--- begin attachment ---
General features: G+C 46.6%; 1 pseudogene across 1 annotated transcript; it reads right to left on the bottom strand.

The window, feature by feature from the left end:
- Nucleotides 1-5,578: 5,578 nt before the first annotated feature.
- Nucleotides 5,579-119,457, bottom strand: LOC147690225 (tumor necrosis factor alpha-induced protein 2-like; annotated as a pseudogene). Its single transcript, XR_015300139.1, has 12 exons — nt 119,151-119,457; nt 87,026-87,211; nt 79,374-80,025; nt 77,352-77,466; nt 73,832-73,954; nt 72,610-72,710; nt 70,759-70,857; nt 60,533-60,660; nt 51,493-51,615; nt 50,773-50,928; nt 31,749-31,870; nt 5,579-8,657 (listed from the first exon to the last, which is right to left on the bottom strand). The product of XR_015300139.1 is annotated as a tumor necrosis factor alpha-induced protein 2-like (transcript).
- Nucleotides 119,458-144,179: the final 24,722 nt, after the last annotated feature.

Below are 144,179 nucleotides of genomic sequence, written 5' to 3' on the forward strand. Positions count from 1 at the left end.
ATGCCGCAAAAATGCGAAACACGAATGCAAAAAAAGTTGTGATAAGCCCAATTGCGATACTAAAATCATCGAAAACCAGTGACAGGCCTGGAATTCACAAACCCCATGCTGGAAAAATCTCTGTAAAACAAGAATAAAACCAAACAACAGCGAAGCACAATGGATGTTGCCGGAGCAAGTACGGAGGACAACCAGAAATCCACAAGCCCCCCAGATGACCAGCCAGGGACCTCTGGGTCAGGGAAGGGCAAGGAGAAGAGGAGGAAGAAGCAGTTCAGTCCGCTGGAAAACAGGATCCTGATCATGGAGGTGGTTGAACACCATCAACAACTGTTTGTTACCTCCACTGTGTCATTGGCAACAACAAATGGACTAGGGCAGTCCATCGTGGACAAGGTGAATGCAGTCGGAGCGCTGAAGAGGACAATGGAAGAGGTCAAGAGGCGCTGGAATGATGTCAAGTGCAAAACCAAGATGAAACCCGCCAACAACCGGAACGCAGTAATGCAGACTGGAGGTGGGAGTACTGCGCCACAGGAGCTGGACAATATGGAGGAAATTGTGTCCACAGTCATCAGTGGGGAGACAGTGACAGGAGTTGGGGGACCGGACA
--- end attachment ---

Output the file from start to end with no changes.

General features: G+C 46.6%; 1 pseudogene across 1 annotated transcript; it reads right to left on the bottom strand.

The window, feature by feature from the left end:
- Nucleotides 1-5,578: 5,578 nt before the first annotated feature.
- Nucleotides 5,579-119,457, bottom strand: LOC147690225 (tumor necrosis factor alpha-induced protein 2-like; annotated as a pseudogene). Its single transcript, XR_015300139.1, has 12 exons — nt 119,151-119,457; nt 87,026-87,211; nt 79,374-80,025; nt 77,352-77,466; nt 73,832-73,954; nt 72,610-72,710; nt 70,759-70,857; nt 60,533-60,660; nt 51,493-51,615; nt 50,773-50,928; nt 31,749-31,870; nt 5,579-8,657 (listed from the first exon to the last, which is right to left on the bottom strand). The product of XR_015300139.1 is annotated as a tumor necrosis factor alpha-induced protein 2-like (transcript).
- Nucleotides 119,458-144,179: the final 24,722 nt, after the last annotated feature.

Below are 144,179 nucleotides of genomic sequence, written 5' to 3' on the forward strand. Positions count from 1 at the left end.
ATGCCGCAAAAATGCGAAACACGAATGCAAAAAAAGTTGTGATAAGCCCAATTGCGATACTAAAATCATCGAAAACCAGTGACAGGCCTGGAATTCACAAACCCCATGCTGGAAAAATCTCTGTAAAACAAGAATAAAACCAAACAACAGCGAAGCACAATGGATGTTGCCGGAGCAAGTACGGAGGACAACCAGAAATCCACAAGCCCCCCAGATGACCAGCCAGGGACCTCTGGGTCAGGGAAGGGCAAGGAGAAGAGGAGGAAGAAGCAGTTCAGTCCGCTGGAAAACAGGATCCTGATCATGGAGGTGGTTGAACACCATCAACAACTGTTTGTTACCTCCACTGTGTCATTGGCAACAACAAATGGACTAGGGCAGTCCATCGTGGACAAGGTGAATGCAGTCGGAGCGCTGAAGAGGACAATGGAAGAGGTCAAGAGGCGCTGGAATGATGTCAAGTGCAAAACCAAGATGAAACCCGCCAACAACCGGAACGCAGTAATGCAGACTGGAGGTGGGAGTACTGCGCCACAGGAGCTGGACAATATGGAGGAAATTGTGTCCACAGTCATCAGTGGGGAGACAGTGACAGGAGTTGGGGGACCGGACA